Psst... We're working on the next generation of Chowhound! View >
HOME > Chowhound > General Tristate Archive >
Jul 28, 2006 04:01 PM

Blue Hill at Stone Barns (long)

I often times finding myself going to restaurants with very high expecatations. Usually those expectations are met (because I do research on this site), but I very infrequently have my expectations surpassed.

People on this site are consistently raving about Blue Hill at Stone Barns - how good and fresh the food is, how nice the atmosphere is. I went up there expecting a beautiful setting outside the city with above average food. Unfortunately I didn't get up there in time to walk around the farm and take in the full experience, but I can attest to the fact that it is beautiful up there. I can also attest to the fact that it is impossible to translate into the words the level of freshness and taste in all of the dishes we had.

We started off with the greenhouse green salad and the bean salad. The greenhouse greens was ever so slightly dressed and had a crusted farm egg. I have not idea how they got the fried crust around the outside of the egg, but it was awesome. The bean salad had more dressing, but was incredibly tasty. I have never tasted green beans with as much flavor as in the bean salad. They grow a ton of the food on site and you can taste the difference.

We moved on to the striped bass with corn chowder and fava beans. I was slightly worried that the chowder would be really heavy, but it was not. It was just perfectly flavored. The other second course we had was the gnocchi. My girlfriend loved the 4 cheese gnocchi, but it was dominated by goat cheese, so it was not my favorite. The gnocchi themselves were nice and light, but I just dont like goat cheese so it just wasn't my cup of tea.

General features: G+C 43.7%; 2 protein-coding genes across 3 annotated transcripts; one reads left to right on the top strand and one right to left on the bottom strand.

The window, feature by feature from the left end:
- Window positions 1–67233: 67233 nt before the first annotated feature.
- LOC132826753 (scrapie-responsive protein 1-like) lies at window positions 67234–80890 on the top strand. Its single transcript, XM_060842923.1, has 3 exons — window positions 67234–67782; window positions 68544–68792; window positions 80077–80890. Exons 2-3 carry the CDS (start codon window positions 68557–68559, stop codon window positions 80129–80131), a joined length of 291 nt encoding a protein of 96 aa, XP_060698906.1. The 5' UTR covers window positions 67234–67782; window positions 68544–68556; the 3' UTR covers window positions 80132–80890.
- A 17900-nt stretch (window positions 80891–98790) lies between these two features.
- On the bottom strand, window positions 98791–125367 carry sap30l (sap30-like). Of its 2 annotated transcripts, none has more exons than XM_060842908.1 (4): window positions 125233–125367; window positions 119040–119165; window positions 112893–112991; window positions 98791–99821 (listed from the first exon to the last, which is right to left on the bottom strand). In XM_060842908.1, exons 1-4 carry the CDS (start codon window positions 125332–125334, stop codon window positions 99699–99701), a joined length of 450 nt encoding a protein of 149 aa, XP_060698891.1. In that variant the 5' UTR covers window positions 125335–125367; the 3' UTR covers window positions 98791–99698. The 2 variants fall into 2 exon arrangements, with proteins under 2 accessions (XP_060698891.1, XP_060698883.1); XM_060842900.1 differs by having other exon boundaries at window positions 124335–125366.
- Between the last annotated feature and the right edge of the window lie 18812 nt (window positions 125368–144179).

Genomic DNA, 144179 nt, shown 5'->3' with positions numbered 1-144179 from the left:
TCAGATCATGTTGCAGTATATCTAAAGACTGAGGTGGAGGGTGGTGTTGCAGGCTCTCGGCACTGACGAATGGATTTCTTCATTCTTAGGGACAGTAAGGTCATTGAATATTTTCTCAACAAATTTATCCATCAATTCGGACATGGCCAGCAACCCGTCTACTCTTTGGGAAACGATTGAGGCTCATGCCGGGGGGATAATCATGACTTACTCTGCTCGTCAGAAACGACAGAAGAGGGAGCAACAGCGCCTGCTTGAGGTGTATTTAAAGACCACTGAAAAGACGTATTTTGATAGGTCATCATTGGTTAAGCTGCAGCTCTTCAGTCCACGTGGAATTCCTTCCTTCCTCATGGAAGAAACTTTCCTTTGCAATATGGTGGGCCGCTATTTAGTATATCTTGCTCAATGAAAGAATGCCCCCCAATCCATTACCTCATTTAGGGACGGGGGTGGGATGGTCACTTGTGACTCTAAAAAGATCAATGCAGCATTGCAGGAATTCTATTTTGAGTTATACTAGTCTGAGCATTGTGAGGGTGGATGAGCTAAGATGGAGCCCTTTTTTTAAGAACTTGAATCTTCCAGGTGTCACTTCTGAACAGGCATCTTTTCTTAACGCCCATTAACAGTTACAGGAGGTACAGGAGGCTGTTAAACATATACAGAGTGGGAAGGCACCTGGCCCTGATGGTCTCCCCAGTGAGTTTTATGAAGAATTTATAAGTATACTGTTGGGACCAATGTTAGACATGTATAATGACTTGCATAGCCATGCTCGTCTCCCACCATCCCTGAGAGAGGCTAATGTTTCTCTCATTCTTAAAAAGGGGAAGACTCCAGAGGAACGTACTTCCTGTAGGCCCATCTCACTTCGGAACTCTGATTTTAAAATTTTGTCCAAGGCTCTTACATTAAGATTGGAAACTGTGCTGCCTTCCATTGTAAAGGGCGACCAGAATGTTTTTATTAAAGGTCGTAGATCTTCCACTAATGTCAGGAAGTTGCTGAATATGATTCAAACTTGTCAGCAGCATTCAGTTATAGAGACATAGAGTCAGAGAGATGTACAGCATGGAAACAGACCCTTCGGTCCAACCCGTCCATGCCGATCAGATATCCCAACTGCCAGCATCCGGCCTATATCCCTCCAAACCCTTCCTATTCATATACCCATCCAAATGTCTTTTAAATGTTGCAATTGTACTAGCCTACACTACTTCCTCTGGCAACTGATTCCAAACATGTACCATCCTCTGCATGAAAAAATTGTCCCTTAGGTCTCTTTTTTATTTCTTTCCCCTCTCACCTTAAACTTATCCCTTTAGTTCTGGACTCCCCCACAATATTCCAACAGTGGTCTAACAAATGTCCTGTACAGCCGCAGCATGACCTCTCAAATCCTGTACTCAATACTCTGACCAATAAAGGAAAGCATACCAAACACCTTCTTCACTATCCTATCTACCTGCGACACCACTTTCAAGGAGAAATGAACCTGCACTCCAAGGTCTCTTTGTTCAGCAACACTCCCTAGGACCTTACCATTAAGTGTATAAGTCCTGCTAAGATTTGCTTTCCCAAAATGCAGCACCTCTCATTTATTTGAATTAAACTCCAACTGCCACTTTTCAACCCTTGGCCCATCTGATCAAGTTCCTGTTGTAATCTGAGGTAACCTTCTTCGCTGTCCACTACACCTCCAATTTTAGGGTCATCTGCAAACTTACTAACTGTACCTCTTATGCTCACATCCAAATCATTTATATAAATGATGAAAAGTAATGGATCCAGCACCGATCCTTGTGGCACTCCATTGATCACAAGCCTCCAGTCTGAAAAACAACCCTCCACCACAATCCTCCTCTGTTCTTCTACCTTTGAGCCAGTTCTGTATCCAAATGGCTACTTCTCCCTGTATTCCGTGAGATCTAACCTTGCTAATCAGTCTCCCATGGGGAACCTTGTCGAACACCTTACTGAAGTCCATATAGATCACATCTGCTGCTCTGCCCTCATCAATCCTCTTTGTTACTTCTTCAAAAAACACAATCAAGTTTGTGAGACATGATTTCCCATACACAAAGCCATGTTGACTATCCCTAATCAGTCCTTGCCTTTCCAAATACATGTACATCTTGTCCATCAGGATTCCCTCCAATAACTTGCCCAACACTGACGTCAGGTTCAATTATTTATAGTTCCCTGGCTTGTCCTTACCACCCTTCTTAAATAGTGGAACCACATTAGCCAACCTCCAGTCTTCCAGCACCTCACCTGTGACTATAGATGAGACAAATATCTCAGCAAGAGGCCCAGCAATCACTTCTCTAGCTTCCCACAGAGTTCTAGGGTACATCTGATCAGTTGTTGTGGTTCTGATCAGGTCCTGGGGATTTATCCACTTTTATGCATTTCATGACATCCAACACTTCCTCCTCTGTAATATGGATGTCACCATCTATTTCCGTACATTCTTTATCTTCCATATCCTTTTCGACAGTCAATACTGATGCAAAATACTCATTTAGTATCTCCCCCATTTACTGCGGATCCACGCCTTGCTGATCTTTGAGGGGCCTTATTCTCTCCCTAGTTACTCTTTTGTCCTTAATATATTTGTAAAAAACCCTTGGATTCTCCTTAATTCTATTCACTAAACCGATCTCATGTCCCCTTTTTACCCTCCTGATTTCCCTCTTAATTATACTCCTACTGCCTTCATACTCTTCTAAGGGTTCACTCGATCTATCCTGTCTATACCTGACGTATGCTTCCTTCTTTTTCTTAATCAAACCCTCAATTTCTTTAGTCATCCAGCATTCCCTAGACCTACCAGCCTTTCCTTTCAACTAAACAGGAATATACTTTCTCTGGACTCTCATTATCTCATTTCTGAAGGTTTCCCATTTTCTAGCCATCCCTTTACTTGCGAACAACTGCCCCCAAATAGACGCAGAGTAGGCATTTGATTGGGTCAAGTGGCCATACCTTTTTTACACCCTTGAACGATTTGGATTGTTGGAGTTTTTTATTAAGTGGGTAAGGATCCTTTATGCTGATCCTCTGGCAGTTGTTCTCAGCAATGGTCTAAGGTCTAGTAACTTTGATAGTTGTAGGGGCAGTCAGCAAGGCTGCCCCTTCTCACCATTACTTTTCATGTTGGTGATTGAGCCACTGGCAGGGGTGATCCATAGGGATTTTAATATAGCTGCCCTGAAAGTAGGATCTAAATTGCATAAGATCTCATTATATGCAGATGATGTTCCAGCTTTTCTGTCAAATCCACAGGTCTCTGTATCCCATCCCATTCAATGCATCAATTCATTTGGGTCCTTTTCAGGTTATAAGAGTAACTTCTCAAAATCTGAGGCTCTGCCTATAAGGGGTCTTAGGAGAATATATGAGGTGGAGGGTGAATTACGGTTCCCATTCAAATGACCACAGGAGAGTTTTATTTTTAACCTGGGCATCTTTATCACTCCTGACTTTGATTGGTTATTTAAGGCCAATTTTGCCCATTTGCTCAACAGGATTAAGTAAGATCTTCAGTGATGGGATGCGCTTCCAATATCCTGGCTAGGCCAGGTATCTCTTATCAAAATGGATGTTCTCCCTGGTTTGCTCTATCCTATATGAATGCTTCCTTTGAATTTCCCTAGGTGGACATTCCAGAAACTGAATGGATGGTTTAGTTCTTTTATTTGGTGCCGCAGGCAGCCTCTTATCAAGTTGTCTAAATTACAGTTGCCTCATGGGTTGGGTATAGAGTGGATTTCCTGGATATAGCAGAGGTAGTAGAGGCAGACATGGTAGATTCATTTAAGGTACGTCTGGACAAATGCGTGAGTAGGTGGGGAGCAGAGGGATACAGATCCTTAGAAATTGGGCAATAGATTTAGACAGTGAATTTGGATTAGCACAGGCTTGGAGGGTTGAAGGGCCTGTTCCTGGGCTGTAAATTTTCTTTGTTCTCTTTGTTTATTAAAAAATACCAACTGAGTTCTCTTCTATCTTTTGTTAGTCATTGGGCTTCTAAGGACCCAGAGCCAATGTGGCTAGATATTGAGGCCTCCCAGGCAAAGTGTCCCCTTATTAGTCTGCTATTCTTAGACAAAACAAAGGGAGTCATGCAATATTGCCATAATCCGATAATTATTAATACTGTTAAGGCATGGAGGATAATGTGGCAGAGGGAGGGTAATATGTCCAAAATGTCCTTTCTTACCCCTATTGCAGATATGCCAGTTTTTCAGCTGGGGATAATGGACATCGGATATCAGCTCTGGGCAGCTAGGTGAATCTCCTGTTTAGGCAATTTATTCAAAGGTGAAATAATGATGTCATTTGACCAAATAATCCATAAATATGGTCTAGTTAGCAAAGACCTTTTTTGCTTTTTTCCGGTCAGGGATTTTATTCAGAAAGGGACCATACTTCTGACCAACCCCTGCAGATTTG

For our mains we had the chicken (grown on site) and the beef. The chicken was definitely better than the beef, which is not to take anything away from the beef. The chicken was cooked sous vide and was so moist and tasty I am still thinking about it.

The dessert menu is cleverly laid out by whatever fresh fruit is featured (strawberries, cherries, rasberies, etc.) We had the rasberries over a pisctachio tart that was awesome. It had black and red rasberries that were grown on the property and bursted with flavor. We also had the chocolate bread pudding that was good, but was nothing to write home about. When we go back we will definitely stick with the fruit desserts.

I can't wait to go back.

  1. Click to Upload a photo (10 MB limit)
  1. John, a couple of weeks ago we went to BH@SB specifically for a farm tour. The tour was lead by the program director because a docent was unavailable. She talked about the history of the place, took us through the gardens, the greenhouses and various areas where the animals were. I remember thinking, from what she said, that we have to try the Berkshire pork, and the chicken, because she said it's not like anything else you have elsewhere. The beef is a special breed and the herd they have there (forgot the name) is world renown (when you drive in you can see mostly black ones, a few are red). They auction them now and then and they go for tens of thousands. Also, she took us by the turkeys and talked about what breeds are available around Thanksgiving. One is more "gamey" than the other. Besides the farmers market, they have a food co-op that you can buy into. And, they are starting to cultivate honey and may have it for sale as early as this fall.

    We ate at the cafe, I had the egg salad (good but not remarkable), my kids respectively had the PB&J and grilled cheese and were bowled over. I made a lunch reservation for September. The guide said that in summer, up to 70% of your meal can be from the farm (in addition to local growers). I hope we hit it right in early September.

    1. John:

      I totally agree with you. Blue Hill knocked my jaded socks off and took the high honor of "best fine dining evahhhh" in my book. We had the tasting menu that was tailored to the needs of our table. Unforgetable.